Megan Rapinoe: soccer star, political activist

Megan Rapinoe’s captivating autobiography, “One Life,” traces how her upbringing and lifelong joy of playing soccer led to stardom and political activism.

Rapinoe has used her superstar status to advance the fight of workers and the oppressed. In 2012 she joined the handful of professional athletes who are out lesbians. In 2016 she took a knee during the national anthem protesting police brutality and systemic racism. Now Rapinoe is fighting for equal pay for women.

Rapinoe is co-captain of the U.S. Women’s National Soccer Team (USWNT) and has been essential to their winning record: four Women’s World Cup titles, four Olympic gold medals and eight Concacaf (Confederation of North, Central America and Caribbean Association Football) Gold Cups. In 2018 she became the fourth woman to be named Sports Illustrated’s Sportsperson of the Year. In 2019 she won the Golden Cup for best player and the Golden Boot award for best scorer at the Fédération Internationale de Football Association tournament.

Rapinoe began reading about gay rights and the law in 2011. During that time her skill on the soccer field was making her a public figure. She started asking herself, why she was not out? And none of her gay teammates out? She told her lesbian soccer friend Ali Krieger, “There are young kids who are too scared to be themselves, and if we keep hiding, it doesn’t make it normal to be in a lesbian relationship.”

In 2012 Rapinoe came out publicly in an interview with Elle magazine, “I feel like sports in general are still homophobic, in the sense that not a lot of people are out,” she said, “People want — they need — to see that there are people like me playing soccer for the good ol’ U.S. of A.” (

On taking a knee 

Megan Rapinoe kneels during the U.S. national anthem before a U.S.- Netherlands match, Sept. 18, 2016, Atlanta.

With the LGBTQ2S+ movement a jumping off point for her politicization, she said that in 2015, “In the wake of Ferguson, I read every piece on racial injustice that came out in the press.”

After reading how white supremacists razed the Black towns of Tulsa and Rosewood, she realized that, “For Black Americans there have never been gains without backlash.” She said it became clear to her that white supremacy was the system from which all other inequalities flowed. She realized “fighting racism was also my fight,” and that “we’re not free until we’re all free.”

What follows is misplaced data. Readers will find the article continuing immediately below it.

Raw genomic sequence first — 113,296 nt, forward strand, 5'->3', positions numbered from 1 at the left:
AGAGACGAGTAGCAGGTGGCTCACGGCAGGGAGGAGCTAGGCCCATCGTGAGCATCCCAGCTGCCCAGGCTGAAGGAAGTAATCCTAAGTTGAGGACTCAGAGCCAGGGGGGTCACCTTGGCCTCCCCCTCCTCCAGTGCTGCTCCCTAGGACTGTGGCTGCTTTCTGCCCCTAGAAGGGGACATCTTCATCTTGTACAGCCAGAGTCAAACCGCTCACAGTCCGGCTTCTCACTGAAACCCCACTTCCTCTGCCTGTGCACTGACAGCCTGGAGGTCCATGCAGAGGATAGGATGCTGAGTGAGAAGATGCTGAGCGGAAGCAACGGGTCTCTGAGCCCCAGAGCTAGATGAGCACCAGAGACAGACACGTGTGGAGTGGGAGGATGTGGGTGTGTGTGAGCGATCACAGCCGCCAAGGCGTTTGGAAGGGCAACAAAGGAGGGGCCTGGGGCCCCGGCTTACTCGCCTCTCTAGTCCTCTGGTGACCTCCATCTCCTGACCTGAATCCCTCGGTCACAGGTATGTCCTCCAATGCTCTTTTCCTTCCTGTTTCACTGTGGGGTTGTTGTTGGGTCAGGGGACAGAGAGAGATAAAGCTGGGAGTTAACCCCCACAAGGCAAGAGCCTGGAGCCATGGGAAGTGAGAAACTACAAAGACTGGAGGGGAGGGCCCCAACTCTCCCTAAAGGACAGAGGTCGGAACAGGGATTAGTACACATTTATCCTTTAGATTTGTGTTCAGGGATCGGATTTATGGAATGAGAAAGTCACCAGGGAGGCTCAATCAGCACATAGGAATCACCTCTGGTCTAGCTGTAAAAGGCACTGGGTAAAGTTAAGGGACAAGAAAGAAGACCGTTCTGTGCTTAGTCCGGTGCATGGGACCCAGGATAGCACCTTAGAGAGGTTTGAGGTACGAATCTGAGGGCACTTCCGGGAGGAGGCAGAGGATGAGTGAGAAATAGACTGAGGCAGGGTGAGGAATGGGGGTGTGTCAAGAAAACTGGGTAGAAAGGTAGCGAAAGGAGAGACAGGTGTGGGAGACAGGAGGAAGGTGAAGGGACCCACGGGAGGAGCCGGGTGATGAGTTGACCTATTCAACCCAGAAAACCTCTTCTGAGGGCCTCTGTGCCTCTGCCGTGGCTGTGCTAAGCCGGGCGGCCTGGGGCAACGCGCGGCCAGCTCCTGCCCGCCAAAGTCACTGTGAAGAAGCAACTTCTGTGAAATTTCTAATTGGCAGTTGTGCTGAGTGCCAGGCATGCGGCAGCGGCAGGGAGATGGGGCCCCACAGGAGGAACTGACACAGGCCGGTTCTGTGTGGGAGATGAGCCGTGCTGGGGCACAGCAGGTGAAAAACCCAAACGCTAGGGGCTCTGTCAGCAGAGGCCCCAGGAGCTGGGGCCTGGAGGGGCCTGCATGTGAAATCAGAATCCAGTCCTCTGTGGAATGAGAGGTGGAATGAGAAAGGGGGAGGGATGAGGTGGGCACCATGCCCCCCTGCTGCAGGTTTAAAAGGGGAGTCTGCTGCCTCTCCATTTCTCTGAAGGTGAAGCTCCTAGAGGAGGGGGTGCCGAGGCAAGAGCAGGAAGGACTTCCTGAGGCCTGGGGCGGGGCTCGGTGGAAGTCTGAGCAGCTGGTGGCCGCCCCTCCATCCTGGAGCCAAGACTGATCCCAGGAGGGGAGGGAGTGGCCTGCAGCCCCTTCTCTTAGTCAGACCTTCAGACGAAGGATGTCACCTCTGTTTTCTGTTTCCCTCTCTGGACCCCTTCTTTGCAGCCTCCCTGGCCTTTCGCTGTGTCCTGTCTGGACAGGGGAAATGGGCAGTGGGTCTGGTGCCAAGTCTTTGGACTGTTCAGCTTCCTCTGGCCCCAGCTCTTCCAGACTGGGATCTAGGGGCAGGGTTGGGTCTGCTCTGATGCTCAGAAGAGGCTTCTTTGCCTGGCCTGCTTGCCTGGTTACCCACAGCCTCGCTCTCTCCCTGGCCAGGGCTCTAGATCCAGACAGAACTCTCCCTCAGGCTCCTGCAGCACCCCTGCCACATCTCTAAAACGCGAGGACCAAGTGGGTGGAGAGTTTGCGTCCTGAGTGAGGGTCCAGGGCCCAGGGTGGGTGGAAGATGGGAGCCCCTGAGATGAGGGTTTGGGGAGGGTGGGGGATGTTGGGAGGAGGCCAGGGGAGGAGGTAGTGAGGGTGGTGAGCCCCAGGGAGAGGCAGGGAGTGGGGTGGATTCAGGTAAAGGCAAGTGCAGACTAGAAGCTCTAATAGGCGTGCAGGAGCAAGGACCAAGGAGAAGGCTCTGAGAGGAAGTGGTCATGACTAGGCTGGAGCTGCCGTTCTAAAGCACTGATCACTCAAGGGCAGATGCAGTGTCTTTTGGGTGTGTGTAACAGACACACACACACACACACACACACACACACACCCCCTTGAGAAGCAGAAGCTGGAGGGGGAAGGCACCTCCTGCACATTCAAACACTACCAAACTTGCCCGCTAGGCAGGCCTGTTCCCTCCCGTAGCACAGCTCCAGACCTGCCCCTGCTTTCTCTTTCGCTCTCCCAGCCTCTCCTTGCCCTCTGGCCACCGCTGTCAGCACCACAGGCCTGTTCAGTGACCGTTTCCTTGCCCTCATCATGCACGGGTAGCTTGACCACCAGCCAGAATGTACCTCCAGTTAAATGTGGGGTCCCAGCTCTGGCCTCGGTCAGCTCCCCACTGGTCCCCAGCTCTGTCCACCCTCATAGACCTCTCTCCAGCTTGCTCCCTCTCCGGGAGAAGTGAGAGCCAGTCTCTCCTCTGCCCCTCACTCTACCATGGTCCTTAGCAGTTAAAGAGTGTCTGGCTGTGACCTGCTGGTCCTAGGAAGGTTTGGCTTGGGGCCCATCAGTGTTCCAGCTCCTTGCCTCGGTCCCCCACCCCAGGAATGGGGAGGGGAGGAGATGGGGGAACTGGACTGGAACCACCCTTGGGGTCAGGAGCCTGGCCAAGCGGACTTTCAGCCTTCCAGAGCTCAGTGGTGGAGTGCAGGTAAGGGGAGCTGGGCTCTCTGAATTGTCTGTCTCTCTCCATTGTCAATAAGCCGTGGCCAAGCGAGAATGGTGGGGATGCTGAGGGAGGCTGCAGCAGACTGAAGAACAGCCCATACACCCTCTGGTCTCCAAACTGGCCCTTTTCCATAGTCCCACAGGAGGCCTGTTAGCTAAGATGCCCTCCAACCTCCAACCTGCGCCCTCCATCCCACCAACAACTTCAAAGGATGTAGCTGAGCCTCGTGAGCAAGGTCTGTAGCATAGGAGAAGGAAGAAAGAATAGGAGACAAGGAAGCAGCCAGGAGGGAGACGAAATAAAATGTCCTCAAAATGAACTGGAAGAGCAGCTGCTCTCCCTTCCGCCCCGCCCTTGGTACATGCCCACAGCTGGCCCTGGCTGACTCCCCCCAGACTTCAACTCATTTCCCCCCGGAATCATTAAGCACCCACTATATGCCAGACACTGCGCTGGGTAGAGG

Inspired by Colin Kaepernick, Rapinoe took a knee during the national anthem in 2016 in Chicago and again a few days later in Maryland. She recalled “the furor was instantaneous and huge. Whew, were white people mad.”

She was booed and jeered by fans. Trump and conservative commentators chastised her for disrespecting the military. Her family in Redding, Calif., a conservative town, received hate mail; local bars tore down her pictures. “I realized,” she said, “there is a particular kind of baffled outrage reserved by white people for other white people they consider to be ‘betraying’ their race, and that week I felt the full force of it. People called for me to be fired from the team. My social media feed filled up with abuse.”

Rapinoe explained, “When I campaigned for LGBTQ rights or pay equity, I had always been warmly received. I knew racism was different.”

Rapinoe didn’t lose her big sponsorships like Nike, but she didn’t get any new sponsorships or opportunities. While recuperating from an injury, the soccer league used her injury as an excuse to not play her. She kept her contract, but she wasn’t allowed to play until a ruling was passed that made players stand for the national anthem during games.

Rapinoe said she doesn’t regret kneeling but realizes that for Kaepernick, kneeling during the national anthem meant the end of his career. For her, it eventually became a rebirth. She regrets that she stopped kneeling: “That’s something that I feel like I still struggle with. I didn’t want to lose my job.”

Rapinoe wanted to keep playing for the national team, which gave her a platform from which to speak: “That was a really tough decision. I mean, I think in one sense, I probably made the right decision, because I sort of battled back and got to a level where I was then undeniable. And then they had a really big problem on their hands, because I really wasn’t going anywhere.”

Equal pay for women

Despite the fact that the men’s national soccer team has never won a World Cup title, and the USWNT has won four, men players make over four times what women players make in salary. A woman’s minimum in 2019 was $16,538 compared to men’s $70,250. (

Working with members of the USWNT, Rapinoe has been a leader in fighting for equal pay. In March 2019 USWNT filed a lawsuit against the U.S. Soccer Federation for pay discrimination. In May 2020 a federal judge dismissed the claim, but the team plans to appeal.

On March 24, National Equal Pay Day, President Joe Biden invited Rapinoe to testify for the need to close gender-based pay gaps. Rapinoe told the press, “I know there are millions of people who are marginalized by gender in the world and experience the same thing in their jobs.” And in her prepared statement, she wrote: “The women’s national team has won four World Cup championships and four Olympic gold medals on behalf of our country. Yet despite all this, we are still paid less than men — for each trophy, each win, each tie, each time we play.” If that can happen to women “with the brightest lights shining on us,” she added, it can happen to women in any industry. (

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